FactoryGirl.define do
  trait :balanced_resource do
    skip_create

    initialize_with do
      new.class.construct_from_response(attributes)
    end

    ignore do
      balanced_marketplace_uri { ENV["BALANCED_MARKETPLACE_URI"] }
    end

    id { SecureRandom.urlsafe_base64(24).delete("-_").first(24) }
  end

  factory :balanced_card, class: Balanced::Card do
    balanced_resource

    account nil
    brand "MasterCard"
    card_type "mastercard"
    country_code nil
    created_at { Time.current.xmlschema(6) }
    customer nil
    expiration_month 12
    expiration_year 2020
    hash { SecureRandom.hex(32) }
    is_valid true
    is_verified true
    last_four "5100"
    meta({})
    name nil
    postal_code nil
    postal_code_check "unknown"
    security_code_check "passed"
    street_address nil
    uri { "#{balanced_marketplace_uri}/cards/#{id}" }
  end

  factory :balanced_bank_account, class: Balanced::BankAccount do
    balanced_resource

    account_number "xxxxxx0001"
    bank_name "BANK OF AMERICA, N.A."
    can_debit false
    created_at { Time.current.xmlschema(6) }
    credits_uri { "#{uri}/credits" }
    customer nil
    debits_uri { "#{uri}/debits" }
    fingerprint { SecureRandom.hex(32) }
    meta({})
    name "Johann Bernoulli"
    routing_number "121000358"
    type "checking"
    uri { "/v1/bank_accounts/#{id}" }
    verification_uri nil
    verifications_uri { "#{uri}/verifications" }
  end
end

By default, Factory Girl passes its attributes hash to the new method. This works in most cases but unfortunately, not for our Balanced resources. They instead use the class method construct_from_response. Currently, getting access to a class method within the initialize_with block is awkward but can be done by calling the method on new.class.

You can see that we also registered a balanced_resource trait. A trait is a set of attributes and behaviors that can be reused across other factories. The balanced_resource trait sets up initialization, skips create and gives us some default attributes. The balanced_card and balanced_bank_account factories can then call that trait and inherit all of the Balanced-specific behavior.

One more thing…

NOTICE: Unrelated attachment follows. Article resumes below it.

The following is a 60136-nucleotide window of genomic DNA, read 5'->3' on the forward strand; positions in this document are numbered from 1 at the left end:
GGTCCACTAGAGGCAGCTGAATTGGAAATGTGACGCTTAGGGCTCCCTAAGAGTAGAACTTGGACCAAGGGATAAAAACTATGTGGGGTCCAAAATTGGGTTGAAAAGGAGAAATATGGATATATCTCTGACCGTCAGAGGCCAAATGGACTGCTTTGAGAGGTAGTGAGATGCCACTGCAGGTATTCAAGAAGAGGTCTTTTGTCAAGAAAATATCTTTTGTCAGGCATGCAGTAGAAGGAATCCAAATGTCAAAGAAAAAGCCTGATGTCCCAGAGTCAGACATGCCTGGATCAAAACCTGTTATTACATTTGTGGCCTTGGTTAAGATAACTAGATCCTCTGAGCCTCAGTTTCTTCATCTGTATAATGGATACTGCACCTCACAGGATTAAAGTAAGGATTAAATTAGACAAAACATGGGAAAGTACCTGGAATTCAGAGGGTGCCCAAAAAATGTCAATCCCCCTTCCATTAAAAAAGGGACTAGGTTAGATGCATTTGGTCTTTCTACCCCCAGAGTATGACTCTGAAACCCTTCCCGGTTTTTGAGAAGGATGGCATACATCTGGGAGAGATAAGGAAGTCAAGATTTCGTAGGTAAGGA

Using Factory Girl for API-backed models like the Balanced models above allows you to go further and stub how the models find their instances.

Even though we skip_create in our Balanced factories, the after(:create) callback can still be fired. If we tap into that callback, we can stub the Balanced library's find method to return the instance we just "created."

factory :balanced_card, class: Balanced::Card do
  balanced_resource

  account nil
  # ...
  uri { "#{balanced_marketplace_uri}/cards/#{id}" }

  after(:create) do |card|
    card.class.stub(:find).with(uri).and_return(card)
  end
end

This approach can clean up your test suite and allow you to more easily write tests that don't require a connection to your external services.


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Photo of Steve Richert

Steve is a Senior Developer working with Ruby/Rails and JavaScript. He’s an active open source contributor and the lead developer for Interactor. Steve is also involved in documenting and improving Collective Idea’s software development practices.

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  1. November 07, 2013 at 23:23 PM

    This is really a great way to use FactoryGirl for non-ActiveRecord models. Thanks Steve!

  2. November 10, 2013 at 22:36 PM

    Excellent, just what I was looking for! Thank you very much!

  3. pupuwayne@gmail.com
    Wayne
    January 07, 2014 at 13:29 PM

    hello, i have some trouble about
    while i create a instance by FactoryGirl.create and try to access the attribute define in ignore block, i got
    NoMethodError: undefined method `info’
    What’s wrong?

    i just do something like this:
    FactoryGirl.define do
    factory :facebook_auth, class: MyAPI::Cls do
    skip_create
    ignore do
    id { SecureRandom.random_number(1_000_000_000).to_s }
    end
    end
    end

  4. steve@collectiveidea.com
    Steve Richert
    January 07, 2014 at 15:21 PM

    Wayne, ignored attributes are only available from within the factory definition. They are not actually set on the resulting instance. I hope that helps!

  5. sean@iheartsquares.com
    Sean Wolfe
    February 22, 2014 at 1:10 AM

    This still doesn’t work if you want to use the stub strategy. It still attempts to pretend to save your model, and set an :id value. This is useless if your custom model doesn’t have an :id field.

  6. ferr
    Tom Tuddenham
    October 24, 2014 at 3:59 AM

    Excellent. Hugely helpful article - thank you

  7. msarioya345@gmail.com
    mani kumat saroya
    April 30, 2015 at 15:42 PM

    I love u

  8. steve@collectiveidea.com
    Steve Richert
    April 30, 2015 at 15:57 PM

    I love u 2

  9. abdutahir
    December 08, 2016 at 3:36 AM

    It is what I am looking for. Thanks